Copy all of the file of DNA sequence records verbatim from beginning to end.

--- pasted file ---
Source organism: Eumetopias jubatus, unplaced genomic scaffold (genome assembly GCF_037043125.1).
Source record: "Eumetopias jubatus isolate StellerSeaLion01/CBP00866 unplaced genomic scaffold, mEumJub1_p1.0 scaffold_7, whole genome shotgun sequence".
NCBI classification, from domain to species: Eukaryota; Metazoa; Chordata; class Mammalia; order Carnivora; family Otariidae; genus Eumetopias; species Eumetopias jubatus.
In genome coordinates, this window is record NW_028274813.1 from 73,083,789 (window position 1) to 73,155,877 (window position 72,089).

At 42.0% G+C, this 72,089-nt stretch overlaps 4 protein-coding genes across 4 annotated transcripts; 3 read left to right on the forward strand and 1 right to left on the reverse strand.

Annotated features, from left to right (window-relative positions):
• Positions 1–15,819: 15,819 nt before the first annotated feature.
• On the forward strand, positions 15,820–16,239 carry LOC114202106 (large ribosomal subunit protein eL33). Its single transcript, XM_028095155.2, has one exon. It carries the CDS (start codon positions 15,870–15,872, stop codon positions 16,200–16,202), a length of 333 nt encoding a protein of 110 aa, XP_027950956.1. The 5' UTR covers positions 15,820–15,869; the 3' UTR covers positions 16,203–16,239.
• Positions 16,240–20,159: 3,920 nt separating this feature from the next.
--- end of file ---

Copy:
Source organism: Eumetopias jubatus, unplaced genomic scaffold (genome assembly GCF_037043125.1).
Source record: "Eumetopias jubatus isolate StellerSeaLion01/CBP00866 unplaced genomic scaffold, mEumJub1_p1.0 scaffold_7, whole genome shotgun sequence".
NCBI classification, from domain to species: Eukaryota; Metazoa; Chordata; class Mammalia; order Carnivora; family Otariidae; genus Eumetopias; species Eumetopias jubatus.
In genome coordinates, this window is record NW_028274813.1 from 73,083,789 (window position 1) to 73,155,877 (window position 72,089).

At 42.0% G+C, this 72,089-nt stretch overlaps 4 protein-coding genes across 4 annotated transcripts; 3 read left to right on the forward strand and 1 right to left on the reverse strand.

Annotated features, from left to right (window-relative positions):
• Positions 1–15,819: 15,819 nt before the first annotated feature.
• On the forward strand, positions 15,820–16,239 carry LOC114202106 (large ribosomal subunit protein eL33). Its single transcript, XM_028095155.2, has one exon. It carries the CDS (start codon positions 15,870–15,872, stop codon positions 16,200–16,202), a length of 333 nt encoding a protein of 110 aa, XP_027950956.1. The 5' UTR covers positions 15,820–15,869; the 3' UTR covers positions 16,203–16,239.
• Positions 16,240–20,159: 3,920 nt separating this feature from the next.